There, Ziad Eieteni, the Lebanese civil defence liaison, awaits them, whose volunteers have been working tirelessly for days. One of the stops is Oum Nazih, one of the busiest traditional Lebanese food outlets in this traditional Christian neighbourhood of Beirut that is home to many bars and restaurants. Maya, Gollum, Rasty and Heavy, the four dogs that accompany the firefighters are the true heroes, say their trainers.
Neighbours crowd on the balconies of the houses, waiting to hear a barking signal that there is still living under the pile of stones and rickety windows. Nothing. Silence. Sighs
The firefighters leave the point for another destination and do so amidst the applause that echoes from some glassless windows. Firefighter Parejo does not hide his frustration: “The first 24 hours are critical and every minute counts for rescues.” And they have lost many minutes because of the restrictions of a pandemic that not only has claimed the lives of 83 people and infected more than 6,800 in Lebanon but has also delayed the work of this team for 48 hours.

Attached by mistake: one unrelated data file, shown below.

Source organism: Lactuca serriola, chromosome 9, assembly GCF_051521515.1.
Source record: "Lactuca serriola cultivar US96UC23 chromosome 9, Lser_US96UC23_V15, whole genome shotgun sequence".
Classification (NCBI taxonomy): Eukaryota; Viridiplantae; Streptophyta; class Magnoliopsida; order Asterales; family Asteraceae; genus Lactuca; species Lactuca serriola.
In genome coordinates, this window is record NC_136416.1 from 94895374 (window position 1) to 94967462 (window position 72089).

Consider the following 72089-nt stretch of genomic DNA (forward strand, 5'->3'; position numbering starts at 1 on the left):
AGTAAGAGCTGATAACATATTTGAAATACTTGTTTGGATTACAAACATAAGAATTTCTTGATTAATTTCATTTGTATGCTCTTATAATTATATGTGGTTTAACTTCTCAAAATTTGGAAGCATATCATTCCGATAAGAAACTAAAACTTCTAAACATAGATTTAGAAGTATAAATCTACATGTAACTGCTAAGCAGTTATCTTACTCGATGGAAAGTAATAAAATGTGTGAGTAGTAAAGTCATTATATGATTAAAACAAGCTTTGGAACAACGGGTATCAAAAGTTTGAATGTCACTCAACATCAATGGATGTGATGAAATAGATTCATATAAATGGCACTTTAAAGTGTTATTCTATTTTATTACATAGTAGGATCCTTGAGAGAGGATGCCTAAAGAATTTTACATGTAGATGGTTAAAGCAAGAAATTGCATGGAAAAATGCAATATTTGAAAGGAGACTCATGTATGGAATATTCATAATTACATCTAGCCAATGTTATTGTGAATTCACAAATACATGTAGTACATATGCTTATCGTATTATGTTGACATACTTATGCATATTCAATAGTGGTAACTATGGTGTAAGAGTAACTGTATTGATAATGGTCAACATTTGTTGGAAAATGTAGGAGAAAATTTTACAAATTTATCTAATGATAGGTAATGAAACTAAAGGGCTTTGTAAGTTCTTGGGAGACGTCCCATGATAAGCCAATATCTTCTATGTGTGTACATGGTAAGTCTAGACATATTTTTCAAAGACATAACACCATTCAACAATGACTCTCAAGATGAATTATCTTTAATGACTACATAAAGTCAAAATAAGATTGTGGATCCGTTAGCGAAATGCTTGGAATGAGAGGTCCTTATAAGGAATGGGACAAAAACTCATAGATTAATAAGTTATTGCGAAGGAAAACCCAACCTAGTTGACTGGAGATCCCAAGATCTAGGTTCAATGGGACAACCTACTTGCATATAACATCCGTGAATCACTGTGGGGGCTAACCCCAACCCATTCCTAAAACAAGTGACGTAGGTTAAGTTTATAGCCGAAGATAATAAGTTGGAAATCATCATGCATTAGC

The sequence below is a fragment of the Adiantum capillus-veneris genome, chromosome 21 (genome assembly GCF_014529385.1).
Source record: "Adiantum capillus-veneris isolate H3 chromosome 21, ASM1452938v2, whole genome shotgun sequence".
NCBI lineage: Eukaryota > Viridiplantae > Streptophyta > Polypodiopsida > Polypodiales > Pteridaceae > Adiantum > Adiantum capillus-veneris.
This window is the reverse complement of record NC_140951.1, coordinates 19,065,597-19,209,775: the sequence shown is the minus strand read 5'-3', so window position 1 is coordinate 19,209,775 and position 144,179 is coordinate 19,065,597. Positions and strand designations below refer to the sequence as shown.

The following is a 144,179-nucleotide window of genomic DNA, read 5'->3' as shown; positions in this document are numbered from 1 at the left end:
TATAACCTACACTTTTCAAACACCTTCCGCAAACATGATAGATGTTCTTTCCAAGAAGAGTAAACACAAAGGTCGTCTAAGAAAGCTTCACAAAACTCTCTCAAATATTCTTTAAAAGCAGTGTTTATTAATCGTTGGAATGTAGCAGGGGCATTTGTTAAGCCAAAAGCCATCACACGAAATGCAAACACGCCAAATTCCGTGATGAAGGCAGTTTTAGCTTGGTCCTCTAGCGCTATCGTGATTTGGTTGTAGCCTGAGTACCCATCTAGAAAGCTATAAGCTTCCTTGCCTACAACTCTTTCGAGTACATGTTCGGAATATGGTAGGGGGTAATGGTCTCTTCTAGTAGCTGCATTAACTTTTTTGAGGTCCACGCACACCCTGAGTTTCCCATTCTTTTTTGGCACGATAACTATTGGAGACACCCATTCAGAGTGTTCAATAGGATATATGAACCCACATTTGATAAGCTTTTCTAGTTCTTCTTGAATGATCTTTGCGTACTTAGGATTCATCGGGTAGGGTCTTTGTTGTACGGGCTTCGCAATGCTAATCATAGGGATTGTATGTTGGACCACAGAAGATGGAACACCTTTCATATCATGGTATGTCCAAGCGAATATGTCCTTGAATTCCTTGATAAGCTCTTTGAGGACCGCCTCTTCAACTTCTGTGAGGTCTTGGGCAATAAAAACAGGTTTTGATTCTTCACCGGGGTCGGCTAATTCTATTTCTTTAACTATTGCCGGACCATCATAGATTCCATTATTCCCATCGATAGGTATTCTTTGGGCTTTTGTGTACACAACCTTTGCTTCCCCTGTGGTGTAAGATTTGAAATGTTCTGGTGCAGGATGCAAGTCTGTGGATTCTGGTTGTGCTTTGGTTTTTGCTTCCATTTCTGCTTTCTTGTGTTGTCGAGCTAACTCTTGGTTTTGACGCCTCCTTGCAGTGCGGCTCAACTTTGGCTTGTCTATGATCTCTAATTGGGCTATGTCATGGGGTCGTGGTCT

First, they had to readjust flights because they could not transit in France with the dogs. Once they managed to land in Beirut, at dawn last Friday, the four firefighters quarantined for an interminable 24 hours until the negative results of the test they underwent obtained. Spanish dogs trained to rescue living people, while the French and Russians have managed to recover 26 corpses and human remains.
On Sunday afternoon, the Lebanese Army ended the rescue searches and with it the mission of the Spanish and the rest of the teams. Only those of France, Russia and Turkey will continue the works to remove debris and search for bodies in the port.
“I am concerned about the damaged structures that we have seen during the intervention in the neighborhoods,” says Parejo, already packing his bags to return to Spain.
Hundreds of young volunteers continue to use shovels and brooms to remove debris from the streets, and international teams have warned of the need to cordon off certain areas to avoid further tragedies due to possible landslides.